Scientists Say: Bog
Bog (noun, “Bog”)
A bog is a type of wetland — or land that is covered with water. Bogs are found in cooler places, where plant growth is slow. Decay is also very slow in a bog. Because of that, dead plants — especially mosses — build up below the water, eventually becoming a substance called peat. Peat can be dug up, dried and burned as fuel.
Because things decay very slowly in bogs, items placed or left in bogs can be preserved. Those items can prove useful. Scientists can study preserved trees from bogs, for example, to find out more about ancient climate. Or they might study human bodies dumped in the bogs to learn more about how those people once lived.
Bogs are one of four main types of wetland. The other three are swamps, marshes and fens.
In a sentence
Scientists studied bogs to find out how Canada’s earliest people lived.
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acidic An adjective for materials that contain acid. These materials often are capable of eating away at some minerals such as carbonate, or preventing their formation in the first place.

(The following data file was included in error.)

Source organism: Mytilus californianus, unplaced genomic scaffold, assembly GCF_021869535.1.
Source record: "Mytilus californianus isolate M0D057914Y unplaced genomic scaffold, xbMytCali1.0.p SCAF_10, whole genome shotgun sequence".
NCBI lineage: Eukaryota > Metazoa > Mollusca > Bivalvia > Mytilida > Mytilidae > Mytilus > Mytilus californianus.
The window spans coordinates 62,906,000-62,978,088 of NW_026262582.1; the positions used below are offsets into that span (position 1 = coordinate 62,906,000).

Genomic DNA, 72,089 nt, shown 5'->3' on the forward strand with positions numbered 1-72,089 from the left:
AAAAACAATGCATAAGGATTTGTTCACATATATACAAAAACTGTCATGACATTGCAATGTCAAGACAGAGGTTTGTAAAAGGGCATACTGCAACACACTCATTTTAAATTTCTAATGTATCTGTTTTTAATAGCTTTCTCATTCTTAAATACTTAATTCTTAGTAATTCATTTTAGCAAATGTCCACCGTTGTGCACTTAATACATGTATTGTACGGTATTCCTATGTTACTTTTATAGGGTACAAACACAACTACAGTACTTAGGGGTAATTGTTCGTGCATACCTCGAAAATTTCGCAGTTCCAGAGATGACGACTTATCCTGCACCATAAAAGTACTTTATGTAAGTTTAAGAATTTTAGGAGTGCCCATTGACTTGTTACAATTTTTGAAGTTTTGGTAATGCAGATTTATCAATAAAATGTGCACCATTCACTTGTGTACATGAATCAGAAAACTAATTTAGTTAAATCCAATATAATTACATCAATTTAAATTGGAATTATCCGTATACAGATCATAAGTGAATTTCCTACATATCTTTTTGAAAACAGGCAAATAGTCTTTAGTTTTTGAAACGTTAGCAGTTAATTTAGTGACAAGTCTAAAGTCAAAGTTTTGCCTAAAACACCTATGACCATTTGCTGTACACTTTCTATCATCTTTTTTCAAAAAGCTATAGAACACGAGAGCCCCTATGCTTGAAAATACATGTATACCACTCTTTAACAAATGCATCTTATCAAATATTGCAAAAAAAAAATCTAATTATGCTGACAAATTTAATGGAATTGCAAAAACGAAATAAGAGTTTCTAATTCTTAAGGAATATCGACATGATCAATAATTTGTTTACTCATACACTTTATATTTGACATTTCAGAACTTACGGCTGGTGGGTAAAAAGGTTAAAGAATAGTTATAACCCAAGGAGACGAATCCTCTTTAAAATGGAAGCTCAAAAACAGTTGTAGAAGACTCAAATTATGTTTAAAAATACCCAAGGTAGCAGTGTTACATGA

bog A type of wetland that forms peat from the accumulation of dead plant material — often mosses.
climate The weather conditions that typically exist in one area, in general, or over a long period.
decay The process (also called “rotting”) by which a dead plant or animal gradually breaks down as it is consumed by bacteria and other microbes.
fuel Any material that will release energy during a controlled chemical or nuclear reaction. Fossil fuels (coal, natural gas and petroleum) are a common type that liberate their energy through chemical reactions that take place when heated (usually to the point of burning).
peat Largely decomposed plant material that develops in the absence of oxygen within a water-saturated site, such as a bog. When dried out, peat can be burned as a low-grade fuel.
wetland As the name implies, this is a low-lying area of land either soaked or covered with water much of the year. It hosts plants and animals adapted to live in, on or near water.